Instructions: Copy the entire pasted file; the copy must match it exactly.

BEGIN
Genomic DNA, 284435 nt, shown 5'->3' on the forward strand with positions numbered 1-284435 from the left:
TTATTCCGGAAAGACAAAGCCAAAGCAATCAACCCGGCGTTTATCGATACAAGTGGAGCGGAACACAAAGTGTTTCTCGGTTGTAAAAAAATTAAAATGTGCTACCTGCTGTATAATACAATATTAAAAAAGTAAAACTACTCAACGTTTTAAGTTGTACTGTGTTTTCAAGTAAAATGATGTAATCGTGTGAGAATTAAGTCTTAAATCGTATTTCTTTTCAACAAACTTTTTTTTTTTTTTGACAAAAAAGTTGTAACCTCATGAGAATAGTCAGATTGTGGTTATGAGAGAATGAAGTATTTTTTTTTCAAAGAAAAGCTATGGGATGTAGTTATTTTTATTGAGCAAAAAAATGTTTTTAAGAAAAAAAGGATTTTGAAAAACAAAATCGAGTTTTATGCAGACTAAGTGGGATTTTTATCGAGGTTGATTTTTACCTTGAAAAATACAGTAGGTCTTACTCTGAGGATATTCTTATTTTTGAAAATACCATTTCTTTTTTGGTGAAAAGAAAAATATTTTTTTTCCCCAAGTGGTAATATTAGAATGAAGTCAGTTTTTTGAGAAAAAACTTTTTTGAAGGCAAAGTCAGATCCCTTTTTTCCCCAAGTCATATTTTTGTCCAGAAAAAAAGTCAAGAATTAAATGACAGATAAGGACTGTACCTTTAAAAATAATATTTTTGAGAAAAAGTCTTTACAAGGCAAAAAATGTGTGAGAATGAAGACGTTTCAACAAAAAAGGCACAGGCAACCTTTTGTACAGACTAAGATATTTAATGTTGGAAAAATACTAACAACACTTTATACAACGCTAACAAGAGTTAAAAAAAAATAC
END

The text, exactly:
Genomic DNA, 284435 nt, shown 5'->3' on the forward strand with positions numbered 1-284435 from the left:
TTATTCCGGAAAGACAAAGCCAAAGCAATCAACCCGGCGTTTATCGATACAAGTGGAGCGGAACACAAAGTGTTTCTCGGTTGTAAAAAAATTAAAATGTGCTACCTGCTGTATAATACAATATTAAAAAAGTAAAACTACTCAACGTTTTAAGTTGTACTGTGTTTTCAAGTAAAATGATGTAATCGTGTGAGAATTAAGTCTTAAATCGTATTTCTTTTCAACAAACTTTTTTTTTTTTTTGACAAAAAAGTTGTAACCTCATGAGAATAGTCAGATTGTGGTTATGAGAGAATGAAGTATTTTTTTTTCAAAGAAAAGCTATGGGATGTAGTTATTTTTATTGAGCAAAAAAATGTTTTTAAGAAAAAAAGGATTTTGAAAAACAAAATCGAGTTTTATGCAGACTAAGTGGGATTTTTATCGAGGTTGATTTTTACCTTGAAAAATACAGTAGGTCTTACTCTGAGGATATTCTTATTTTTGAAAATACCATTTCTTTTTTGGTGAAAAGAAAAATATTTTTTTTCCCCAAGTGGTAATATTAGAATGAAGTCAGTTTTTTGAGAAAAAACTTTTTTGAAGGCAAAGTCAGATCCCTTTTTTCCCCAAGTCATATTTTTGTCCAGAAAAAAAGTCAAGAATTAAATGACAGATAAGGACTGTACCTTTAAAAATAATATTTTTGAGAAAAAGTCTTTACAAGGCAAAAAATGTGTGAGAATGAAGACGTTTCAACAAAAAAGGCACAGGCAACCTTTTGTACAGACTAAGATATTTAATGTTGGAAAAATACTAACAACACTTTATACAACGCTAACAAGAGTTAAAAAAAAATAC